Photo: David Heasley – (left to right) Krista Lively Stauffer (Jellylorum) and Stewart R. Bender (Gus)
The only aspect of this production that is sometimes disappointing is that of the music, which is a pretty big deal for a musical. I’m sure it’s no fault of musical director Jonathan Collura as he never missteps in his accompaniment, but only so much can come across without the proper instrumentation. Many numbers sound more like elevator Muzak than what should be playing alongside the action on stage.


Photo: David Heasley
Columbus Children’s Theatre and Columbus Moving Company have done a remarkable job mounting Cats with production values that meet or exceed what we usually see from national tours when they pass through Columbus. It really says something when I find myself enjoying a production of a show of which I’m not particularly fond, but that is exactly what happened in this case. Don’t let the 150-minute running time listed on CCT’s website scare you off; it actually runs two hours including the intermission though no songs are missing or are abridged (aside from “Growltiger’s Last Stand” and perhaps longer dance sequences that pass without notice). Cats is still a show that makes many a theatre fan roll their eyes, but I found myself humming the tunes to “The Rum Tum Tugger” and “Skimbleshanks The Railway Cat” as well as the ubiquitous “Memory” for days afterwards.

***/ out of ****

Cats continues through to May 15th in the Lincoln Theatre located at 769 East Long Street, and more information can be found at

Peter and the Starcatcher (CATCO/CATCO is Kids! – Columbus, OH)


Photo: Jerri Shafer
Remakes, sequels, and adaptations of James M. Barrie’s Peter Pan have steadily grown in popularity since the original play premiered in 1904. There have been animated films, Broadway musicals, and many feature films about the “boy who wouldn’t grow up,” with a live television broadcast of the 1954 musical, a new Broadway musical (Finding Neverland), and a sci-fi film (Pan) all arriving on the scene within the past year alone! CATCO and CATCO is Kids! now present Peter and the Starcatcher, a prequel that relays just where Peter Pan came from and how he first encountered his nemesis, the future Captain Hook.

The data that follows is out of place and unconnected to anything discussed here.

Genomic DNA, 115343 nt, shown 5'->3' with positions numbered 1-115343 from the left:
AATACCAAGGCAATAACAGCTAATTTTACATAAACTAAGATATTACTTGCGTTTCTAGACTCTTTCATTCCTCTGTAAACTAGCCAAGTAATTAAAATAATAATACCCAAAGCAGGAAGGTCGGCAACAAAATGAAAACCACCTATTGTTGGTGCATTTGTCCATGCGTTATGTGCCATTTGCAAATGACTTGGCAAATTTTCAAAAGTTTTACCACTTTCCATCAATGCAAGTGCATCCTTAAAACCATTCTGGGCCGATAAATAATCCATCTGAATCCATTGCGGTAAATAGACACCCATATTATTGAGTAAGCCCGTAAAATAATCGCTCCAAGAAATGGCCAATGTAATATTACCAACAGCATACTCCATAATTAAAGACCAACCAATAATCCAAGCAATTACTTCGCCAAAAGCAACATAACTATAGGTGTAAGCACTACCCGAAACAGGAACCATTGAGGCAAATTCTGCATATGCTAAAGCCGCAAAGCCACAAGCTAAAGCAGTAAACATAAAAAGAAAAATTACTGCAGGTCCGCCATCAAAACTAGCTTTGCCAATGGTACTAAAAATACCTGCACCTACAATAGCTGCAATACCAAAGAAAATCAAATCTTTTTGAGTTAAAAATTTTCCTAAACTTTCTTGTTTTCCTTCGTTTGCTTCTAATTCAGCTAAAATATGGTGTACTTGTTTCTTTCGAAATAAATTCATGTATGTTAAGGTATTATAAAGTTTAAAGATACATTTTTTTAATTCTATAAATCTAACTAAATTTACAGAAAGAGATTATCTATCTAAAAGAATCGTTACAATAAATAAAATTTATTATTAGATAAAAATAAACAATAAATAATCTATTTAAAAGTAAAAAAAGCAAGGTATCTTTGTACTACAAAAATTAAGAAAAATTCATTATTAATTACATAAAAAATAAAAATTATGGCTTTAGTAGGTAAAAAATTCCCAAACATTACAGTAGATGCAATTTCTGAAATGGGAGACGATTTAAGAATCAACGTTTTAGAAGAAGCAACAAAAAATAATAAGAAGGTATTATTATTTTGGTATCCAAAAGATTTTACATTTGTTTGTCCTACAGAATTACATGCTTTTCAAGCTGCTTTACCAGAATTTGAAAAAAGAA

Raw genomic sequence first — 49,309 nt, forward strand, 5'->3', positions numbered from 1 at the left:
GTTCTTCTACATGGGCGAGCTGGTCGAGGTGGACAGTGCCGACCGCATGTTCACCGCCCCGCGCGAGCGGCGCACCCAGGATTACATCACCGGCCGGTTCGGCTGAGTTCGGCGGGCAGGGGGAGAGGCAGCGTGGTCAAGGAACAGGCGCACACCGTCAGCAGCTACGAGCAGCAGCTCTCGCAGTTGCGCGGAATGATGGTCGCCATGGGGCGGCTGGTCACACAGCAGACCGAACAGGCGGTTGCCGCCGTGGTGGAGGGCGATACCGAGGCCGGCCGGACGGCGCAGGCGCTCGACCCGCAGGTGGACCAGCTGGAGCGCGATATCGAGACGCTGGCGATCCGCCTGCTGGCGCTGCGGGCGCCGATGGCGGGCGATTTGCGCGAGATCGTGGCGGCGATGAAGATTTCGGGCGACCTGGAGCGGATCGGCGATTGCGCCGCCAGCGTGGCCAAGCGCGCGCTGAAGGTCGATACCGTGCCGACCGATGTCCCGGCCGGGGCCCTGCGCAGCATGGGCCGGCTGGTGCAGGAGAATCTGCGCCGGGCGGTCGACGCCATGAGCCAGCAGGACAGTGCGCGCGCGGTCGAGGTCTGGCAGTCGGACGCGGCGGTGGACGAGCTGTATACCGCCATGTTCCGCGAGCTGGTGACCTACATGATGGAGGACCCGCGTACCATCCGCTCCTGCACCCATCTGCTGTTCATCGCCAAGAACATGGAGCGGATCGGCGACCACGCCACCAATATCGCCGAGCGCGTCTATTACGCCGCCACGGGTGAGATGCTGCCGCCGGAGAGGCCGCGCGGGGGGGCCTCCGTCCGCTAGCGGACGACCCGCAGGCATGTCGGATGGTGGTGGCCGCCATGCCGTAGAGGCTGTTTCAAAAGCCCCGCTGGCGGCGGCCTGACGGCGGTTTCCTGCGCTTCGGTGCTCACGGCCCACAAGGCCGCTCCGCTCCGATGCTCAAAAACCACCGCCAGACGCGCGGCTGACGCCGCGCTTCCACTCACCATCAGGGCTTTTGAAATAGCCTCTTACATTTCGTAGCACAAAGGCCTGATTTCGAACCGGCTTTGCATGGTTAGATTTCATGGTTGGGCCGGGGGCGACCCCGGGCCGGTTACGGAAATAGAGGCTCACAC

Photo: Jerri Shafer

Peter and the Starcatcher ran for nearly a full season on Broadway from 2012 to 2013; written by Rick Elise with music by Wayne Baxter, it is based on a 2006 young adult novel written by Dave Barry and Ridley Pearson, the first in a series of prequel books about Peter Pan. The story concerns two ships, the Wasp and the Neverland, both bound for Rundoon; Lord Aster is on the Wasp with special cargo for the queen, and his daughter Molly and her nanny are on the Neverland, where three orphans (the future Peter Pan being one of them) have been hidden as stowaways to be sold. The cargo between the ships is swapped, and it isn’t long before the orphans emerge from hiding on the Neverland and befriend Molly, and a pirate named Black Stache hijacks the Wasp looking for the mystical treasure bound for the queen. What follows includes a shipwreck, mermaids, a hungry crocodile, a magic amulet, and “starstuff.” 


Photo: Jerri Shafer
The cast is extremely likable, with the standouts being Emma Cordray as Molly, Colby Tarrh as Prentiss, Mark Mineart as Black Stache, and Andrew Protopapas as Alf. Ms. Cordray has a way of being a know-it-all as Molly while also being totally correct in her pitch, rising at the end of sentences in a sing-song kind of way that fit perfectly (it annoyed the friend I attended with, but I thought it was just right); Mr. Tarrh is adorably bossy as Prentiss with a lot to do in the first act as the leader of the boys; Mr. Mineart has a booming voice and intimidating look at Black Stache, but can just as quickly turn fey and flippant, a textbook example of how to play that part; and Mr. Protopapas leaves all worry of appearing foolish behind as Alf, performing with a signature walk and carriage that could summon laughter from the audience without even really doing much of anything. His mermaid drag in the second act is particularly cute, as is that of Mr. Mineart. These four performers understand the tone of the piece the most, and they help set it for the rest of the cast to follow.